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DU touts benefits of proposed habitat project in Minnesota

Civil Works Review Board approves Marsh Lake project that plans to enhance 5,000 acres
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Last week, Ducks Unlimited Director of Public Policy Barton James testified in support of a Minnesota project that aims to enhance 5,000 acres of habitat and expand sportsmen's access. After DU highlighted to the U.S. Army Corps of Engineers Civil Works Review Board the positive impact that enhancing Marsh Lake will have on waterfowl populations, sportsmen and the local economy, the project was approved and will now advance to the next stage of the review process. 

"In Minnesota alone, over 1 million hunters and anglers spend about $3.4 billion annually pursuing their outdoor interests and support 55,000 jobs within the state," James said. "It is important that Congress support conservation projects such as the Marsh Lake enhancement that conserve habitat and provide positive benefits to waterfowl, sportsmen and local businesses." 

Marsh Lake is a 5,000-acre shallow lake near Appleton, Minn., that has a history of heavy use by waterfowl and waterfowl hunters. The U.S. Army Corps of Engineers and Minnesota Department of Natural Resources propose to improve water management capability for Marsh Lake through an Ecosystem Restoration Project. The project would improve the Minnesota DNR's ability to enhance the lake's ecology by renovating a dam structure and restoring the original Pomme de Terre River channel to enter the Minnesota River downstream of Marsh Lake, as it once did naturally. The lake lies within the Lac Qui Parle Wildlife Area, which the Minnesota DNR manages.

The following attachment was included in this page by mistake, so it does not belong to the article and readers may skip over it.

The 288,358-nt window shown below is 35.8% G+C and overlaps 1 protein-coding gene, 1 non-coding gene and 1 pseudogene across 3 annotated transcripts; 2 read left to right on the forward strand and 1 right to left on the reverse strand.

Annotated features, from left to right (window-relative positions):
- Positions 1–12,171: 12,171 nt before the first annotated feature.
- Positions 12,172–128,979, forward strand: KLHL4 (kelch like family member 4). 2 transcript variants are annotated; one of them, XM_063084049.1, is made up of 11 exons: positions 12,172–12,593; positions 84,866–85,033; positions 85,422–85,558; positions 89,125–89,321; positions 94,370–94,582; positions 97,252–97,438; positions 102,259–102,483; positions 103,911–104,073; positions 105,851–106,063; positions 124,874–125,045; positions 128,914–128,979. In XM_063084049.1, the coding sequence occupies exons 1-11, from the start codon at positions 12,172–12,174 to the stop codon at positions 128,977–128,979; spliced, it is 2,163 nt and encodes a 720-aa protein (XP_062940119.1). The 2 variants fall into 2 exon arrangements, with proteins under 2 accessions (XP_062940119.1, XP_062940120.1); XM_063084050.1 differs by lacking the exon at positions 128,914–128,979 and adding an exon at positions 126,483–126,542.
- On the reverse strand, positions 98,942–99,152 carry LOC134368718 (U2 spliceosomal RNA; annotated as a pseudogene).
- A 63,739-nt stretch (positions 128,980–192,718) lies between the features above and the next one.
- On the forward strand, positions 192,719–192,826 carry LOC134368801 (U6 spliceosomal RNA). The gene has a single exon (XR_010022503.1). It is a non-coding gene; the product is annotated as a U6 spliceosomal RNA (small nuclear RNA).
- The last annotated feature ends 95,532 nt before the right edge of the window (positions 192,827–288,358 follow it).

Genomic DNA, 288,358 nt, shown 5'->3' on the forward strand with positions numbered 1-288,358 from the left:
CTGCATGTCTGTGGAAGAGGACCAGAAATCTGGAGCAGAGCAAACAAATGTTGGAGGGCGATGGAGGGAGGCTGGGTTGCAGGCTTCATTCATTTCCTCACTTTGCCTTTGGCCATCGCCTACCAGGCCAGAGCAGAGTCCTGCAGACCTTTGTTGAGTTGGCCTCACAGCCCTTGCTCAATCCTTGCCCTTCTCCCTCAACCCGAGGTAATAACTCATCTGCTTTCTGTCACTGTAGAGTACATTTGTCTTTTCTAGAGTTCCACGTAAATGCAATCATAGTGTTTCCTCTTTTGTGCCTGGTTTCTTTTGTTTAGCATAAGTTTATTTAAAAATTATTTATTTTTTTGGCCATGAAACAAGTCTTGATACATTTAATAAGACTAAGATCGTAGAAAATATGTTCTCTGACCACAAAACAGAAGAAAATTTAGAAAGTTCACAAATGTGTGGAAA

"Shallow lakes are critical waterfowl, birding and wildlife habitat," said Tom Landwehr, commissioner of the Minnesota Department of Natural Resources. "The ability to manage water levels to adapt to changing conditions and restoration of the original river channel will significantly enhance and expand recreational opportunities in and around Marsh Lake and the Pomme de Terre River."

Increased inflows in recent years of water, nutrients and invasive fish, such as common carp, have degraded the lake. The new structure will allow the Minnesota DNR to lower lake water levels periodically to allow natural fish winterkill to reduce carp abundance, improve water clarity and allow aquatic plants to expand. 

"The water quality and habitat in Marsh Lake are now severely degraded, and the lake is almost devoid of aquatic plants, ducks and the hunters who follow them," said Ryan Heiniger, DU director of conservation programs for Minnesota. "This partnership project between the Corps and DNR will bring the lake back to life, and we applaud them." 
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